Geocaching: a global game for everyone

  • Published
  • By Airman 1st Class Ian Dudley
  • 30th Space Wing Public Affairs
Tech. Sgt. Rian Hudson, 30th Security Forces Squadron NCOIC of confinement, scouts a forested area near Lompoc for the perfect place to conceal his homemade geocache.

Hudson has been geocaching for a year now and recently started making and hiding his own caches for people to find. This latest cache is made out of an ammo can and themed as a memorial to MIA/POW's.

Geocaching can take place anywhere and can be done anytime. No specialized equipment is needed; just a cell phone with a Global Positioning System application to find the hidden caches of knick-knacks that constitute 'treasure'. Some of these items are then traded and the visitor log inside is signed. The container is then re-hidden the way it was found.

"Geocaching is like hide-and-seek and treasure hunting with a GPS," said Hudson. "One 'player' will go out and hide a container, ranging in size from a tiny magnetic tube to a large trash container that will withstand the elements and nature. There are numerous different types, shapes and sizes and some are themed. When you hide a container you then upload its coordinates to the geocaching website with a description of the terrain, difficulty and any clues or puzzles to solve in order to find and open it and get to the log book inside."

Air Force Space Command Airmen play an important role in maintaining this activity; by providing GPS accessibility to the rest of the world. 

"The mission at Vandenberg specifically provides the ability to utilize GPS," said Hudson. "Without the satellites operated from Space Command bases, geocaching would not exist."

Geocaches can be anywhere, from easy to find micro-caches on lamp posts to difficult to find caches in the middle of the ocean. There is even a cache orbiting the earth in the International Space Station.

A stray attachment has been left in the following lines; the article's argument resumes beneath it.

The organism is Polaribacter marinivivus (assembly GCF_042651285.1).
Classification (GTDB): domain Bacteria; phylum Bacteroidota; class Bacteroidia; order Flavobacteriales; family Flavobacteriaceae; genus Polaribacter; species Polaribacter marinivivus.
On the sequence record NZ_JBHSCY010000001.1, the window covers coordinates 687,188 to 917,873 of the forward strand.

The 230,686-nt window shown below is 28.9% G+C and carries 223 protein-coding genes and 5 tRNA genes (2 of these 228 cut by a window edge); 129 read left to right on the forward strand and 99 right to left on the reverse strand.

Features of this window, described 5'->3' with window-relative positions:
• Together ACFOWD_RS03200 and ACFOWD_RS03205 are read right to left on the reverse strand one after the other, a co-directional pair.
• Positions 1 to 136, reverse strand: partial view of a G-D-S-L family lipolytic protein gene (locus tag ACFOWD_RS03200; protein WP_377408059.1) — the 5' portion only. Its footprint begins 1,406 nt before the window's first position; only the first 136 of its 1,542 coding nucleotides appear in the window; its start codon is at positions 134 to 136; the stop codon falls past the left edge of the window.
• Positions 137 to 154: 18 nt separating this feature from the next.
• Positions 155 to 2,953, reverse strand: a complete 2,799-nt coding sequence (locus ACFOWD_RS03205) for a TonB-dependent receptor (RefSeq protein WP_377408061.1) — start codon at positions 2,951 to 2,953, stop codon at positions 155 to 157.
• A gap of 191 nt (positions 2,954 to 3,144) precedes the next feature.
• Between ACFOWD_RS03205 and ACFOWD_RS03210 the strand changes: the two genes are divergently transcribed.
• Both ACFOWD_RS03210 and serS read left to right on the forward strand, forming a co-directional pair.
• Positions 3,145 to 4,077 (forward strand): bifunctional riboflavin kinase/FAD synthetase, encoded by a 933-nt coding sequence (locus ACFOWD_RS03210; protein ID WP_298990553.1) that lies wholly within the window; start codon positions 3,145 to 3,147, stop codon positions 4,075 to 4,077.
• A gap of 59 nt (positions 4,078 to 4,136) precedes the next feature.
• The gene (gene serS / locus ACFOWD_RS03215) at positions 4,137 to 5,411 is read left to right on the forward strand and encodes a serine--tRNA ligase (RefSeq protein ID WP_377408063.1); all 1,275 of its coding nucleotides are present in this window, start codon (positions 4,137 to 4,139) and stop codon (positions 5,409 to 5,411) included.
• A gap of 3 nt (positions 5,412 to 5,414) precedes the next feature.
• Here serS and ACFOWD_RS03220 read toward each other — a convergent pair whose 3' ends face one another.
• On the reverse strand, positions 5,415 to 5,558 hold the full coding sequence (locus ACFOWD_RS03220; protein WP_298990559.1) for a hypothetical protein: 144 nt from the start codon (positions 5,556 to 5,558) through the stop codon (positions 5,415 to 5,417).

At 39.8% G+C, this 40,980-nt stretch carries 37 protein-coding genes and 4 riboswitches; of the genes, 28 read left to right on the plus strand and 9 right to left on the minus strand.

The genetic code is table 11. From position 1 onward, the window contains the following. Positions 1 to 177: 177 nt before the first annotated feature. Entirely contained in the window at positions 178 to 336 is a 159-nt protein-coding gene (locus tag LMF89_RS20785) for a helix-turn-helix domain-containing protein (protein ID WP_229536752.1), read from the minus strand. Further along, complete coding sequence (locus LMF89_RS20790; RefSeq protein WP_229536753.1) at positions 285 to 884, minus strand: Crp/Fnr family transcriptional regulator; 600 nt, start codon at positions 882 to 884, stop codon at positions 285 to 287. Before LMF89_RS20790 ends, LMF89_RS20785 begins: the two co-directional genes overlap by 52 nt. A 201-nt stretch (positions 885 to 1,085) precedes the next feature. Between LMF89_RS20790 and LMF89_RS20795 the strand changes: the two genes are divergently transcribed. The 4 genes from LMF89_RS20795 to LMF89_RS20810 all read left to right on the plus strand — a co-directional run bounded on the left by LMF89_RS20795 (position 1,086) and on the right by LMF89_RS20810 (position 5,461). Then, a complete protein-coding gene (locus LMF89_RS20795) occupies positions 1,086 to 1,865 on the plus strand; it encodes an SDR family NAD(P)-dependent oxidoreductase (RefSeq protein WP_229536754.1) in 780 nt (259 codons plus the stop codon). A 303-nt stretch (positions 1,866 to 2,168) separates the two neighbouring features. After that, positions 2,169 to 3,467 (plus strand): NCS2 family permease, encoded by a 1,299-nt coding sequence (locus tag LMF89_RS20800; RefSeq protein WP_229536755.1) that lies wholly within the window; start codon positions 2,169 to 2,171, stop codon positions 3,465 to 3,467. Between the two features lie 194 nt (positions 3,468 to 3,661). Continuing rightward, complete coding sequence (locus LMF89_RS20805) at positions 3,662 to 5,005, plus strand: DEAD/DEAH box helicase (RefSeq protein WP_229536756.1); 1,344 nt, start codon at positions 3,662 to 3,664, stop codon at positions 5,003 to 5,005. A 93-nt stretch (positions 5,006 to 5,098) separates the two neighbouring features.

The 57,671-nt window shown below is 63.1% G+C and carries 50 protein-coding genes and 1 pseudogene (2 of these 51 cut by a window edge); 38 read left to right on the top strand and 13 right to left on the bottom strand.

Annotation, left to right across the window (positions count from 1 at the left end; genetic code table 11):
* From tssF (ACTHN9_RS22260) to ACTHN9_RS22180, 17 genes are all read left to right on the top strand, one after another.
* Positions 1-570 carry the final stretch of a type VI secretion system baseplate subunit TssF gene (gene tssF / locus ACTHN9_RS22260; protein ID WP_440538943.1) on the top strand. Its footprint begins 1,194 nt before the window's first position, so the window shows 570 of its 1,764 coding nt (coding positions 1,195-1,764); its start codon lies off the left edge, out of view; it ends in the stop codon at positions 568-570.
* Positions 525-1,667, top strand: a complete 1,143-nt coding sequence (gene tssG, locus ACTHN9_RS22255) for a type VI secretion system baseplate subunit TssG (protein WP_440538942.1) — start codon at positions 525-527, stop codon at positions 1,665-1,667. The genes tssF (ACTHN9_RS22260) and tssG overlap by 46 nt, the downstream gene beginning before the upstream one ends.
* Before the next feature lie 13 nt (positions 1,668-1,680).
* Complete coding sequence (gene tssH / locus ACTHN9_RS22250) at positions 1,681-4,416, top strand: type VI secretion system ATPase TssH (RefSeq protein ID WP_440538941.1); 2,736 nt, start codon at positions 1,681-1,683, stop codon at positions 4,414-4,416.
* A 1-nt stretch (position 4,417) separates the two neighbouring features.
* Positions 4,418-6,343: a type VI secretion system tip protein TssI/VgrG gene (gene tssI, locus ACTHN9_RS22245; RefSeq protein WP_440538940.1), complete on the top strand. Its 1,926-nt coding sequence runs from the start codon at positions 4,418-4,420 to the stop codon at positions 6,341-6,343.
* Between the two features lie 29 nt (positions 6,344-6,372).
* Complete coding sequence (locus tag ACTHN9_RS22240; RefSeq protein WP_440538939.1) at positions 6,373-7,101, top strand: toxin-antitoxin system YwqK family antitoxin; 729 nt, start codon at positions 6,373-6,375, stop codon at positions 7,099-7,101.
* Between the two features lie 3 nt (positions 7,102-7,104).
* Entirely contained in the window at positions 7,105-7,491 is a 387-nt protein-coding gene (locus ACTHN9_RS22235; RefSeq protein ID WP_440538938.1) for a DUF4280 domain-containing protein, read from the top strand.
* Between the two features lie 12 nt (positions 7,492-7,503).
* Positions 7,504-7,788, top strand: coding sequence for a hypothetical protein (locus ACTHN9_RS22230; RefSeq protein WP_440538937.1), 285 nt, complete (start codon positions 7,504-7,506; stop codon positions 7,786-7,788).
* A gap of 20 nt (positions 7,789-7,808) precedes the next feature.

"There may be some at the top of a mountain where you must have rock climbing gear in order to get to it," said Hudson. "There may be one underwater where you must dive down to find it. Some are out on islands where you need to get a canoe and paddle out to it. Geocaches are almost everywhere you go."

Due to the variety of caches and difficulty levels the sport has collected a varied following.

"Geocaching is a global, interactive treasure hunt," said Kyle Wright, 30th Space Wing aerospace engineer risk analyst. "I have been to Costa Rica and found geocaches on remote beaches. It is something for all ages to do, from little kids to adults."

Geocaching started with the public availability of precision GPS devices.

"Geocaching began in the year 2000 when GPS was enabled for the general public," said Hudson. "Originally GPS was military only and it was opened up to the public for use on their personal devices. It began with one person hiding a container and posting coordinates on a blog and has grown into an activity now with almost three million geocaches worldwide."

For military members that move frequently, geocaching offers a way for individuals and families to get to know an area relatively quickly.

"It is exciting, you get to see places you wouldn't normally see if you are new to an area, and it's a good way to explore," said Wright. "You don't get tangible rewards from geocaching; it's purely for the joy of getting outside and trying to find things."

For more information on geocaching contact Tech. Sgt. Hudson at 805-606-3178